Handbook of Welfare in China
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Handbook of Welfare in China

Edited by Beatriz Carrillo, Johanna Hood and Paul Kadetz

The Handbook is a timely compilation dedicated to exploring a rare diversity of perspectives and content on the development, successes, reforms and challenges within China’s contemporary welfare system. It showcases an extensive introduction and 20 original chapters by leading and emerging area specialists who explore a century of welfare provision from the Nationalist era, up to and concentrating on economic reform and marketisation (1978 to the present). Organised around five key concerns (social security and welfare; emerging issues and actors; gaps; future challenges) chapters draw on original case-based research from diverse disciplines and perspectives, engage existing literature and further key debates.
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Chapter 19: The impacts of the universal two-child policy and strategies to face the challenges of population ageing

Yi Zeng and Therese Hesketh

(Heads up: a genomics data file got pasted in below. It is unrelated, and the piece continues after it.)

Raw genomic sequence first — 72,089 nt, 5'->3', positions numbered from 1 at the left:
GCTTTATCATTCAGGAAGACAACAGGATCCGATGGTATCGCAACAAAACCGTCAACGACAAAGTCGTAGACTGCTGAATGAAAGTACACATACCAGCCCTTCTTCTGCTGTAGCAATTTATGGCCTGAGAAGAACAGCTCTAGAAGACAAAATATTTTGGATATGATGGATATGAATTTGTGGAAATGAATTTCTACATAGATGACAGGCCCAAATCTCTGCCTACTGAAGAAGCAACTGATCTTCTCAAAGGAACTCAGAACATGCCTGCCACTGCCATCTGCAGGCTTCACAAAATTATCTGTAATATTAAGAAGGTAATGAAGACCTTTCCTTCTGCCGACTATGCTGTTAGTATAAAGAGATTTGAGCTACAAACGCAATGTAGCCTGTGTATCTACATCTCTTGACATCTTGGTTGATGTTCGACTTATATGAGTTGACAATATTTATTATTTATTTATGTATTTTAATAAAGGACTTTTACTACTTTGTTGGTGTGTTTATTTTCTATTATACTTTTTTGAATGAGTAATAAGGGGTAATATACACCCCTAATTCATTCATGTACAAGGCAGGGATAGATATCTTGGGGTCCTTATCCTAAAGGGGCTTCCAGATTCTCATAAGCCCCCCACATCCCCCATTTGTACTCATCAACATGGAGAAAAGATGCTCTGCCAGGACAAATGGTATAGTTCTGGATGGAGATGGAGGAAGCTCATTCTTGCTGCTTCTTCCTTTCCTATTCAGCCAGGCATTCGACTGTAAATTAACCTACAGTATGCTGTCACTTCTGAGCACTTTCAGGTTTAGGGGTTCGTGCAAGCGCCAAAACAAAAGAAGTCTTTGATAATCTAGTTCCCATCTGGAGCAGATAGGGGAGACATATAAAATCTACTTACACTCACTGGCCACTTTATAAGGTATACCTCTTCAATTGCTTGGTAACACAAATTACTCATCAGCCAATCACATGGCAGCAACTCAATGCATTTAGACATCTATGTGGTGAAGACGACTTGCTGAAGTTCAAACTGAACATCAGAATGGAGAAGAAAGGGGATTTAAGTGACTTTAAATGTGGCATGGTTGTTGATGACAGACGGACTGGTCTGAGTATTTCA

In October 2015, China’s ‘one-child policy’ was replaced by a universal two-child policy. The impacts of the new policy are inevitably speculative, but predictions can be made based on recent trends. The population increase will be relatively small, peaking at 1.45 billion in 2029 (compared with a peak of 1.4 billion in 2023 if the one-child policy continued). The new policy will allow almost all Chinese people to have their preferred number of children. The benefits of the new policy include virtual elimination of abortions of unapproved pregnancies and problems of unregistered children and a lower sex ratio at birth – all of which should improve health outcomes. Impacts of the new policy on the shrinking workforce and rapid population ageing will not be evident for two decades. In the meantime more sound policy actions need to be taken to meet the social, health and care needs of the quickly growing elderly population. About 45 per cent of China’s population currently live in rural areas, where the potential is great for fertility increase to enrich the future workforce and cumulate pension premium funds from young farmers (who previously have not participated in old-age insurance programmes). China’s current low retirement age and cultural tradition of familial care for the elderly could provide useful potential opportunities to address ageing problems. In conclusion, we believe that if (and only if) the universal two-child policy is thoroughly and quickly implemented and other needed policy actions are taken, China should be able to face the serious challenges of population ageing.

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